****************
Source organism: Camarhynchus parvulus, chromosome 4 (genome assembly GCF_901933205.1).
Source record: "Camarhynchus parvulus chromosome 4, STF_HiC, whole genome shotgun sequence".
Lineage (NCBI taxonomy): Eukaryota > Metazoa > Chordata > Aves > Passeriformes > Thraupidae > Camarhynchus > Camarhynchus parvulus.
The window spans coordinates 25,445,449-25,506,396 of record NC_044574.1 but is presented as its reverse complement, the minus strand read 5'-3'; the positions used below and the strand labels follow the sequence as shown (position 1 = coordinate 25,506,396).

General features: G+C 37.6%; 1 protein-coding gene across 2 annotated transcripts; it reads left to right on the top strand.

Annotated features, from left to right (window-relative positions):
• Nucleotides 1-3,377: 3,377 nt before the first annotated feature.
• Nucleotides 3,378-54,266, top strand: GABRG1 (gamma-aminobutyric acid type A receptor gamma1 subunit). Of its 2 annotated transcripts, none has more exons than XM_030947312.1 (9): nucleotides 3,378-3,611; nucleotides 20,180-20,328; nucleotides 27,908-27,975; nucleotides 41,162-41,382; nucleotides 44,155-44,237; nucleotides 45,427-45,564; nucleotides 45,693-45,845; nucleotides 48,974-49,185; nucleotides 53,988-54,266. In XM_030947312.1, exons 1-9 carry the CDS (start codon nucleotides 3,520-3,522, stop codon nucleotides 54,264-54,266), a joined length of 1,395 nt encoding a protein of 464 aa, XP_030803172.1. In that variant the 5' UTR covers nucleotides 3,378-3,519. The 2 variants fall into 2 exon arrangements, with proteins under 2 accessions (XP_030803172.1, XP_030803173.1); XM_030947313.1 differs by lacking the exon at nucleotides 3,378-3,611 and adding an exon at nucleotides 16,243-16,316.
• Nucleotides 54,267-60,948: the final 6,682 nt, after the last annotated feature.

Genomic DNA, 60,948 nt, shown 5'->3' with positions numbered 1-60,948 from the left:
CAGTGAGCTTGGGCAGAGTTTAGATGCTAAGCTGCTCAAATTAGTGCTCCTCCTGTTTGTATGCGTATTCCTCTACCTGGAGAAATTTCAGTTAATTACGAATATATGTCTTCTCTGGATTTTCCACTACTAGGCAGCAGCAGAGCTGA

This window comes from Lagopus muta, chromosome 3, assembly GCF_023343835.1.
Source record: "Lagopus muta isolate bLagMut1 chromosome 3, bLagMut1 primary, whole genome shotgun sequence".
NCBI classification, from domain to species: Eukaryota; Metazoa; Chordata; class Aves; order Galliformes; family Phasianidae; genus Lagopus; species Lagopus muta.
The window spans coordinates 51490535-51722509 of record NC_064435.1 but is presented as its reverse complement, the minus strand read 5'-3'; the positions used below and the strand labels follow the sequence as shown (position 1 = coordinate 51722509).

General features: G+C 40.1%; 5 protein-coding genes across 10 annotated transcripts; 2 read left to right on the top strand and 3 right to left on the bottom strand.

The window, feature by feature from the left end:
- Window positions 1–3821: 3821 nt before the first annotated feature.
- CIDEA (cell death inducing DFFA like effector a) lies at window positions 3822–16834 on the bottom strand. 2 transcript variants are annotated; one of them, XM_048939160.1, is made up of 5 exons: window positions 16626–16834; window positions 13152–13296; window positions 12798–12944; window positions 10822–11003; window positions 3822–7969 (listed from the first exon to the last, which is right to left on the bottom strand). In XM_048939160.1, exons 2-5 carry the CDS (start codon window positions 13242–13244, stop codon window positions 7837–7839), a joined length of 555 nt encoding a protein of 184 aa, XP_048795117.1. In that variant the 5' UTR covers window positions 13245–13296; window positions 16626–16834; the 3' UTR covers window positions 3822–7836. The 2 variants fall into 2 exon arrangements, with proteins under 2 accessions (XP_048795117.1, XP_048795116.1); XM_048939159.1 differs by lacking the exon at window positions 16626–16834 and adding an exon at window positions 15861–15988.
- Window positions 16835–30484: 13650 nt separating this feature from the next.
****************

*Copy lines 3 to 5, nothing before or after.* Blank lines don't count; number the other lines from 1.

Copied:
Lineage (NCBI taxonomy): Eukaryota > Metazoa > Chordata > Aves > Passeriformes > Thraupidae > Camarhynchus > Camarhynchus parvulus.
The window spans coordinates 25,445,449-25,506,396 of record NC_044574.1 but is presented as its reverse complement, the minus strand read 5'-3'; the positions used below and the strand labels follow the sequence as shown (position 1 = coordinate 25,506,396).

General features: G+C 37.6%; 1 protein-coding gene across 2 annotated transcripts; it reads left to right on the top strand.